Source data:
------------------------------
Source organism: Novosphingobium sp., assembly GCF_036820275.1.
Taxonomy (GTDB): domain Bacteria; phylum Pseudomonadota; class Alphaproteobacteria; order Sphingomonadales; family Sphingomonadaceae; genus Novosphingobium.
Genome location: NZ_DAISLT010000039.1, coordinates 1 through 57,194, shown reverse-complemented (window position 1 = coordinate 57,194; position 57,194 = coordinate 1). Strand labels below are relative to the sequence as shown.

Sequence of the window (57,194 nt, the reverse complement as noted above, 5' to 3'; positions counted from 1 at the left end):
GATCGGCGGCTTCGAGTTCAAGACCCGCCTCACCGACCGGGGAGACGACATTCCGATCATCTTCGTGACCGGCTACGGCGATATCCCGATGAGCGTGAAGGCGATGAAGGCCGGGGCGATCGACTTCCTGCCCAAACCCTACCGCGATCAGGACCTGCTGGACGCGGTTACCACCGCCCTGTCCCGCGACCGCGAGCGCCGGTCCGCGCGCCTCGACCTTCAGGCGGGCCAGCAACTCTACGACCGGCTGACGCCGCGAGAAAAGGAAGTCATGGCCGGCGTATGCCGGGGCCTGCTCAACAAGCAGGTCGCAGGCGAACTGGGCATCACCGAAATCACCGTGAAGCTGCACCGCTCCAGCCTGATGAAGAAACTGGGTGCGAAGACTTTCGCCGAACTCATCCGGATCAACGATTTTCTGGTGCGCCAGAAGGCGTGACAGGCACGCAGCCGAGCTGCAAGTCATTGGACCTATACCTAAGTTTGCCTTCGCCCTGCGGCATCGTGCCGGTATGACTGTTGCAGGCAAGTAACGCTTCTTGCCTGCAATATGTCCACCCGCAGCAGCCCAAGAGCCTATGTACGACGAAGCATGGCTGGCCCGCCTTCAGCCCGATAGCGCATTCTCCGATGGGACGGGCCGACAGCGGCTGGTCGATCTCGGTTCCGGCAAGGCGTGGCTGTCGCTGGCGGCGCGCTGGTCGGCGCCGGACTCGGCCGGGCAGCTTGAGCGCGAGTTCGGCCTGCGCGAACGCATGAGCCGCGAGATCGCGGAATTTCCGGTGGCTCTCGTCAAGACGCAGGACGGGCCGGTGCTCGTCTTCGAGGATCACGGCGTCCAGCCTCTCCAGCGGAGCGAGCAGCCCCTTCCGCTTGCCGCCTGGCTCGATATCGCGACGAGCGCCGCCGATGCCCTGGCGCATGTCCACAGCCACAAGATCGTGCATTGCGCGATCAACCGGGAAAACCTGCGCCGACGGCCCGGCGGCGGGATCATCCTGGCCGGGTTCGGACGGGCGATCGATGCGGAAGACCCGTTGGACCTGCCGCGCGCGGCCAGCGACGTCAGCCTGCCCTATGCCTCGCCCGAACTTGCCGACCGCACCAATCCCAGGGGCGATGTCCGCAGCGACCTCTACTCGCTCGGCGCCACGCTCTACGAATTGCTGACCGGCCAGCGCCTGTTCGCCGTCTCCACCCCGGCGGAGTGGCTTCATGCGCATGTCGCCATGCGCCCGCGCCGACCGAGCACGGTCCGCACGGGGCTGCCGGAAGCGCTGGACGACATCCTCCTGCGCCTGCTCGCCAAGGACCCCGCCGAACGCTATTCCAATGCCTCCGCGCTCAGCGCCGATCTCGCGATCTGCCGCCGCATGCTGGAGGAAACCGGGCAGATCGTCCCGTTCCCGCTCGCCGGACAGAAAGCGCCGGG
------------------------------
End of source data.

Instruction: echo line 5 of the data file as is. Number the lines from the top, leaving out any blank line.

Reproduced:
GATCGGCGGCTTCGAGTTCAAGACCCGCCTCACCGACCGGGGAGACGACATTCCGATCATCTTCGTGACCGGCTACGGCGATATCCCGATGAGCGTGAAGGCGATGAAGGCCGGGGCGATCGACTTCCTGCCCAAACCCTACCGCGATCAGGACCTGCTGGACGCGGTTACCACCGCCCTGTCCCGCGACCGCGAGCGCCGGTCCGCGCGCCTCGACCTTCAGGCGGGCCAGCAACTCTACGACCGGCTGACGCCGCGAGAAAAGGAAGTCATGGCCGGCGTATGCCGGGGCCTGCTCAACAAGCAGGTCGCAGGCGAACTGGGCATCACCGAAATCACCGTGAAGCTGCACCGCTCCAGCCTGATGAAGAAACTGGGTGCGAAGACTTTCGCCGAACTCATCCGGATCAACGATTTTCTGGTGCGCCAGAAGGCGTGACAGGCACGCAGCCGAGCTGCAAGTCATTGGACCTATACCTAAGTTTGCCTTCGCCCTGCGGCATCGTGCCGGTATGACTGTTGCAGGCAAGTAACGCTTCTTGCCTGCAATATGTCCACCCGCAGCAGCCCAAGAGCCTATGTACGACGAAGCATGGCTGGCCCGCCTTCAGCCCGATAGCGCATTCTCCGATGGGACGGGCCGACAGCGGCTGGTCGATCTCGGTTCCGGCAAGGCGTGGCTGTCGCTGGCGGCGCGCTGGTCGGCGCCGGACTCGGCCGGGCAGCTTGAGCGCGAGTTCGGCCTGCGCGAACGCATGAGCCGCGAGATCGCGGAATTTCCGGTGGCTCTCGTCAAGACGCAGGACGGGCCGGTGCTCGTCTTCGAGGATCACGGCGTCCAGCCTCTCCAGCGGAGCGAGCAGCCCCTTCCGCTTGCCGCCTGGCTCGATATCGCGACGAGCGCCGCCGATGCCCTGGCGCATGTCCACAGCCACAAGATCGTGCATTGCGCGATCAACCGGGAAAACCTGCGCCGACGGCCCGGCGGCGGGATCATCCTGGCCGGGTTCGGACGGGCGATCGATGCGGAAGACCCGTTGGACCTGCCGCGCGCGGCCAGCGACGTCAGCCTGCCCTATGCCTCGCCCGAACTTGCCGACCGCACCAATCCCAGGGGCGATGTCCGCAGCGACCTCTACTCGCTCGGCGCCACGCTCTACGAATTGCTGACCGGCCAGCGCCTGTTCGCCGTCTCCACCCCGGCGGAGTGGCTTCATGCGCATGTCGCCATGCGCCCGCGCCGACCGAGCACGGTCCGCACGGGGCTGCCGGAAGCGCTGGACGACATCCTCCTGCGCCTGCTCGCCAAGGACCCCGCCGAACGCTATTCCAATGCCTCCGCGCTCAGCGCCGATCTCGCGATCTGCCGCCGCATGCTGGAGGAAACCGGGCAGATCGTCCCGTTCCCGCTCGCCGGACAGAAAGCGCCGGG